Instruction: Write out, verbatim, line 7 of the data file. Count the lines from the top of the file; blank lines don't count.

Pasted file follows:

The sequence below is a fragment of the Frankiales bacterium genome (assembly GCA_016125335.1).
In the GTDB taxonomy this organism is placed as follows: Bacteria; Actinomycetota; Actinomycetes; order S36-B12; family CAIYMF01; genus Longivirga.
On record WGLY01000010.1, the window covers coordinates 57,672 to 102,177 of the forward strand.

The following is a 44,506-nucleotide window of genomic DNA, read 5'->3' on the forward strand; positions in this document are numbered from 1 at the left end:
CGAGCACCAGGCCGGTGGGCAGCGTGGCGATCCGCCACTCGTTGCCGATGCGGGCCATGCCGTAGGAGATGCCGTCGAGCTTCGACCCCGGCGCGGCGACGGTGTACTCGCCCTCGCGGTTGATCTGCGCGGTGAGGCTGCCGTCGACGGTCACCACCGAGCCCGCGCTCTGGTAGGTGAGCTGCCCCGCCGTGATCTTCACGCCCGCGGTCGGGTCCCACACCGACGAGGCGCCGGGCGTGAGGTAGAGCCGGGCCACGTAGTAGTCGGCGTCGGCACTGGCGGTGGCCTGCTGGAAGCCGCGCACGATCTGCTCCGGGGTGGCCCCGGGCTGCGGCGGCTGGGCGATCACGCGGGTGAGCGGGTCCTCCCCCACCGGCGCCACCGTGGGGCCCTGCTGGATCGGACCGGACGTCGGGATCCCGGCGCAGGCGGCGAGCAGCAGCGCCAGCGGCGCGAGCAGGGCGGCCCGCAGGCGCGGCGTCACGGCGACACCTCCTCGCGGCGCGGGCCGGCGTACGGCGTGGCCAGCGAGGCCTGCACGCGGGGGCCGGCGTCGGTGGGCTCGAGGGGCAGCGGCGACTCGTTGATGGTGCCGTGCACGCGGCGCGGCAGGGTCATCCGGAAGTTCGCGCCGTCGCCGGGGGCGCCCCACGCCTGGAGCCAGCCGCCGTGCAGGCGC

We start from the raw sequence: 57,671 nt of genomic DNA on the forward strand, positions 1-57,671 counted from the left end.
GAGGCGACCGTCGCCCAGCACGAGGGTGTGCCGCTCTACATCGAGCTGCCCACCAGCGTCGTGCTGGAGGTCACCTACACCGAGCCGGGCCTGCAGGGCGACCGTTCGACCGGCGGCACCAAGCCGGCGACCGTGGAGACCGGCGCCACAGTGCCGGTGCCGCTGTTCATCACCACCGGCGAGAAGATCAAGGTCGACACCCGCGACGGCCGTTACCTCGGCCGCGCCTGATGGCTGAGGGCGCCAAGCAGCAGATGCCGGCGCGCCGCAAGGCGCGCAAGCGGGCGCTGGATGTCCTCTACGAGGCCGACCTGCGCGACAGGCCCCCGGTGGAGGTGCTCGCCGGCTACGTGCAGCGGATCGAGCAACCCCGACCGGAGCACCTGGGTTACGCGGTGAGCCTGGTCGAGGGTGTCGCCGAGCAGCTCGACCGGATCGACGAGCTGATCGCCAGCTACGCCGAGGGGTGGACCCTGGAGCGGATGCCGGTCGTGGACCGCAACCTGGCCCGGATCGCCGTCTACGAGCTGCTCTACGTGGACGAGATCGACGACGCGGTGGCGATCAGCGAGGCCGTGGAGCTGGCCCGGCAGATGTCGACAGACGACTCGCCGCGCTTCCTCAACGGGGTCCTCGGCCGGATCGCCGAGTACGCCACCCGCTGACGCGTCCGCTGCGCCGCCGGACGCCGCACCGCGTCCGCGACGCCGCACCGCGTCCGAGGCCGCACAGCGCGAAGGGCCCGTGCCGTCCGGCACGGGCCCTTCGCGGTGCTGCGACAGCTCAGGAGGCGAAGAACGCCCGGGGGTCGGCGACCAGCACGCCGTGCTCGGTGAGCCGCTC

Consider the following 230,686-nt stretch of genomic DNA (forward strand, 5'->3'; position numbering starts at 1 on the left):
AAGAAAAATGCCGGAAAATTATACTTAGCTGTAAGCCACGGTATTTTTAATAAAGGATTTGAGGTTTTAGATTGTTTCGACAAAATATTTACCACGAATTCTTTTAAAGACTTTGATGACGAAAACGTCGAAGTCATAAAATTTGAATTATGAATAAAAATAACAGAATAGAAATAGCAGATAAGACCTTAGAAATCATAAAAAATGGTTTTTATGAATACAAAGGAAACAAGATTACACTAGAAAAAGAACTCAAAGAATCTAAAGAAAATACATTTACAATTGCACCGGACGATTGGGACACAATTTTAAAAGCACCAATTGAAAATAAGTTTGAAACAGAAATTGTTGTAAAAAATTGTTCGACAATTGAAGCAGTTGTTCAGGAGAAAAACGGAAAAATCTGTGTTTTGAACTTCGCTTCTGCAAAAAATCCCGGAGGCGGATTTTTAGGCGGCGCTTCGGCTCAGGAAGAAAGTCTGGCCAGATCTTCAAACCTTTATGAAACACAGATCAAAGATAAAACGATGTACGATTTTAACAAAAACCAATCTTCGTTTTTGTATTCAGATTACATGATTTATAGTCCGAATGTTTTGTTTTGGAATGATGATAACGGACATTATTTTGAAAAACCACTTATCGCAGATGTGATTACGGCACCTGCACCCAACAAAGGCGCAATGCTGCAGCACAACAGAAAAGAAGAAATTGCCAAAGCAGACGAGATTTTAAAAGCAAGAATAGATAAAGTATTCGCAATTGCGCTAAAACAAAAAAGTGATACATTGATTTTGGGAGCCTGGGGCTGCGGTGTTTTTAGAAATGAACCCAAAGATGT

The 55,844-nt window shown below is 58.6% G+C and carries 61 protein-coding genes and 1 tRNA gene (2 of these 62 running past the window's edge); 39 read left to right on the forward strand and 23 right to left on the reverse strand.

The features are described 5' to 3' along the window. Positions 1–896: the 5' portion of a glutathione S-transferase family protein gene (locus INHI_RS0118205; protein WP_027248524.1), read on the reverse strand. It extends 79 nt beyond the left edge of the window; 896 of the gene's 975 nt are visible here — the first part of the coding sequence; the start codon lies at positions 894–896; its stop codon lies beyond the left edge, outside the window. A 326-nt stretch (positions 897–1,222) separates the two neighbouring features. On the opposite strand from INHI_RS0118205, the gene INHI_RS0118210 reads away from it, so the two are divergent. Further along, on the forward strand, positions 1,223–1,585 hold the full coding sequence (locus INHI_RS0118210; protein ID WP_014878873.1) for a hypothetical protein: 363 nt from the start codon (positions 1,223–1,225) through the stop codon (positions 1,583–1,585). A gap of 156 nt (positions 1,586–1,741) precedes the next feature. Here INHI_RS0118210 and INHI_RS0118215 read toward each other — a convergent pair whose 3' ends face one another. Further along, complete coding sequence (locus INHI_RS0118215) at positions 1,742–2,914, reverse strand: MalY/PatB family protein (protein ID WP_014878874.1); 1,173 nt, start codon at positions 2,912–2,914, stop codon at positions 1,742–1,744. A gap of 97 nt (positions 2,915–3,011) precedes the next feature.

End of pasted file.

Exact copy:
GAGGCGACCGTCGCCCAGCACGAGGGTGTGCCGCTCTACATCGAGCTGCCCACCAGCGTCGTGCTGGAGGTCACCTACACCGAGCCGGGCCTGCAGGGCGACCGTTCGACCGGCGGCACCAAGCCGGCGACCGTGGAGACCGGCGCCACAGTGCCGGTGCCGCTGTTCATCACCACCGGCGAGAAGATCAAGGTCGACACCCGCGACGGCCGTTACCTCGGCCGCGCCTGATGGCTGAGGGCGCCAAGCAGCAGATGCCGGCGCGCCGCAAGGCGCGCAAGCGGGCGCTGGATGTCCTCTACGAGGCCGACCTGCGCGACAGGCCCCCGGTGGAGGTGCTCGCCGGCTACGTGCAGCGGATCGAGCAACCCCGACCGGAGCACCTGGGTTACGCGGTGAGCCTGGTCGAGGGTGTCGCCGAGCAGCTCGACCGGATCGACGAGCTGATCGCCAGCTACGCCGAGGGGTGGACCCTGGAGCGGATGCCGGTCGTGGACCGCAACCTGGCCCGGATCGCCGTCTACGAGCTGCTCTACGTGGACGAGATCGACGACGCGGTGGCGATCAGCGAGGCCGTGGAGCTGGCCCGGCAGATGTCGACAGACGACTCGCCGCGCTTCCTCAACGGGGTCCTCGGCCGGATCGCCGAGTACGCCACCCGCTGACGCGTCCGCTGCGCCGCCGGACGCCGCACCGCGTCCGCGACGCCGCACCGCGTCCGAGGCCGCACAGCGCGAAGGGCCCGTGCCGTCCGGCACGGGCCCTTCGCGGTGCTGCGACAGCTCAGGAGGCGAAGAACGCCCGGGGGTCGGCGACCAGCACGCCGTGCTCGGTGAGCCGCTC